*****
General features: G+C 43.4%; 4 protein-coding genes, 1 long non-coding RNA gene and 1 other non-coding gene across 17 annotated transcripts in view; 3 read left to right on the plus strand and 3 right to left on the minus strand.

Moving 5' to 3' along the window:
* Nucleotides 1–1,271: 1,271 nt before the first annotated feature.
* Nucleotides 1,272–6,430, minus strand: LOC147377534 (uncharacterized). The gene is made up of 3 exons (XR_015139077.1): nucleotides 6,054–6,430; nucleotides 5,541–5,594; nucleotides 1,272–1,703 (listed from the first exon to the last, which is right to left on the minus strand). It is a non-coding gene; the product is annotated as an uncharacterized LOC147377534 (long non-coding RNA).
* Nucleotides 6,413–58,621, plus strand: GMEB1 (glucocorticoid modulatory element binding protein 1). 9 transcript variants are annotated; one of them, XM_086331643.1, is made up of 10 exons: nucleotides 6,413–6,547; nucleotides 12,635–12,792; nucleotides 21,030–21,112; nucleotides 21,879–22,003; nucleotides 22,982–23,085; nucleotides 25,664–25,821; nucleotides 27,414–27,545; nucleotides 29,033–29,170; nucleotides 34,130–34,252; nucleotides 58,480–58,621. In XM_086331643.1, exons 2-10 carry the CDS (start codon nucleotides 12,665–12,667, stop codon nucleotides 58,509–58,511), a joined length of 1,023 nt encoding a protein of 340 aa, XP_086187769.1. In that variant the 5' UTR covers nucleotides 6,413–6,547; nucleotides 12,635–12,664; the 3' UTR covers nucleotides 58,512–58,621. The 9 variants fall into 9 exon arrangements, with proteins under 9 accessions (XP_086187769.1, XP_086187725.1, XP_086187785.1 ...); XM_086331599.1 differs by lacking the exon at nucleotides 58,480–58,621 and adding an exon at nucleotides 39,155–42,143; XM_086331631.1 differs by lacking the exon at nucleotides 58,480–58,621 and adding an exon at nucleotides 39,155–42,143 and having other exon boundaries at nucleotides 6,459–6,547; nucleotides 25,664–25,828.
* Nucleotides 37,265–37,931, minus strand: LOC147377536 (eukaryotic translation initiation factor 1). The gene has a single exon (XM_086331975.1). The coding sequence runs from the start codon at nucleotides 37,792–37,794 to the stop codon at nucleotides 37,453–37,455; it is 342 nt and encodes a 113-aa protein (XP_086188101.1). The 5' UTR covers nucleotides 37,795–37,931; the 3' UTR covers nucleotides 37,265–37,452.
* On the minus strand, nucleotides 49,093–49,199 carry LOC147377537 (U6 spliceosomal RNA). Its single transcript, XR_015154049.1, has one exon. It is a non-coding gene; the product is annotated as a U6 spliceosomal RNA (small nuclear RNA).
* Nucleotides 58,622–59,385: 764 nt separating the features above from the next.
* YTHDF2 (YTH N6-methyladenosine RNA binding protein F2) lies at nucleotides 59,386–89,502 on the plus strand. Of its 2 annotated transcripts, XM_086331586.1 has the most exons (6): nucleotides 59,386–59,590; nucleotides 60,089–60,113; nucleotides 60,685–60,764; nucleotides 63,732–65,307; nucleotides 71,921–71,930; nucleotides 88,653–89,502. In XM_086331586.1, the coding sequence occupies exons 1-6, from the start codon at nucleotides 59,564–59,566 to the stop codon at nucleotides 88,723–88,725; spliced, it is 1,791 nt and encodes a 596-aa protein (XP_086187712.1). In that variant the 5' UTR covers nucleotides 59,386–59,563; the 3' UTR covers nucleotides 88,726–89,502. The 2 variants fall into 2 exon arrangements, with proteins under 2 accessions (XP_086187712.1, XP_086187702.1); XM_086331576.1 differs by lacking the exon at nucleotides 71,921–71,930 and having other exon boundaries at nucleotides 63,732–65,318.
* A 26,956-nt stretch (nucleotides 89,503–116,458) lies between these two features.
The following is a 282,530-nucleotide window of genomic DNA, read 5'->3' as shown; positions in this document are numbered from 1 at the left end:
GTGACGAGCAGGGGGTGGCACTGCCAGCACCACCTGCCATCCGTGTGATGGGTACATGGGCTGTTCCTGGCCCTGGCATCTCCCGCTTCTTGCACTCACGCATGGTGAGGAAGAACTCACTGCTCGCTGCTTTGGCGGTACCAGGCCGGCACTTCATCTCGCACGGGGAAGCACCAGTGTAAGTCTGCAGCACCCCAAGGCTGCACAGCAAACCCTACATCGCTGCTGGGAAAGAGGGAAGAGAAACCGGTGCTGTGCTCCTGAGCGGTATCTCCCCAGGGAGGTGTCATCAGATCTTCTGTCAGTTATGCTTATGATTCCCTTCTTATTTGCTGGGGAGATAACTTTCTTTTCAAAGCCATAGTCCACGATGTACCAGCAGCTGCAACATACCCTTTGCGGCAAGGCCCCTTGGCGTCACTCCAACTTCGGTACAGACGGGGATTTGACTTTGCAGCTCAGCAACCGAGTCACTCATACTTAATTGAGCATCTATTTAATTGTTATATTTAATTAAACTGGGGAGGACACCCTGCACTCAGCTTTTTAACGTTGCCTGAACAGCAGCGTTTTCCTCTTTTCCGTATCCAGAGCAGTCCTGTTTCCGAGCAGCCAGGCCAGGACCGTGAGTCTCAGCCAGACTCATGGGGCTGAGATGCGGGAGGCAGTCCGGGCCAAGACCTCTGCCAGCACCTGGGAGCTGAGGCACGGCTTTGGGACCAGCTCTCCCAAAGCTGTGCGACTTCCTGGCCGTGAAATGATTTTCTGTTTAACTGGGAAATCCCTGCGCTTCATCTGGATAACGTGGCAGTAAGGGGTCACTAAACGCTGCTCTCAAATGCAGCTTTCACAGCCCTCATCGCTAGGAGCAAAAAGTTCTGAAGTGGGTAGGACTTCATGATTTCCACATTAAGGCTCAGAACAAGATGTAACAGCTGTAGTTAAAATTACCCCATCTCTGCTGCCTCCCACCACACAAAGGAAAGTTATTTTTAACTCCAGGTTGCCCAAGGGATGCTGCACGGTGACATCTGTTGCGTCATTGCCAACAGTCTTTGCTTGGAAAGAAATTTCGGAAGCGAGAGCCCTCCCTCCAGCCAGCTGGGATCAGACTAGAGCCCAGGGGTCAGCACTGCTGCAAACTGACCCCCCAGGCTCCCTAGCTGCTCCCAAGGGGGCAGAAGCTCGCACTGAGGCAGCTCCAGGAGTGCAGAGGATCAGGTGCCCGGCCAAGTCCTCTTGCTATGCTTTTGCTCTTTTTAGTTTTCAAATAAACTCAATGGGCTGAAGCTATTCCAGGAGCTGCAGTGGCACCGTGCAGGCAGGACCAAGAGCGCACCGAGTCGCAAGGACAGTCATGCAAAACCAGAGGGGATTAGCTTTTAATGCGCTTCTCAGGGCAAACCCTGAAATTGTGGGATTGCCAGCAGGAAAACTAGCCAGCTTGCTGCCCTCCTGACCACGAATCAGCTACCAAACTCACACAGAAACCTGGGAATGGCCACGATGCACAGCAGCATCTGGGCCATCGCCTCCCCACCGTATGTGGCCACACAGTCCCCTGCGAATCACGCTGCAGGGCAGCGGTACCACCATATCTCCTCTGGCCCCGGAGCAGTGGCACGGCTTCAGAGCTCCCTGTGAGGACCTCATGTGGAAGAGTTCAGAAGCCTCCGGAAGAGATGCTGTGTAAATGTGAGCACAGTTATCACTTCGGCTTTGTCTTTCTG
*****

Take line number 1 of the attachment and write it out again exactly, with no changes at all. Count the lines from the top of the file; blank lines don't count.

General features: G+C 43.4%; 4 protein-coding genes, 1 long non-coding RNA gene and 1 other non-coding gene across 17 annotated transcripts in view; 3 read left to right on the plus strand and 3 right to left on the minus strand.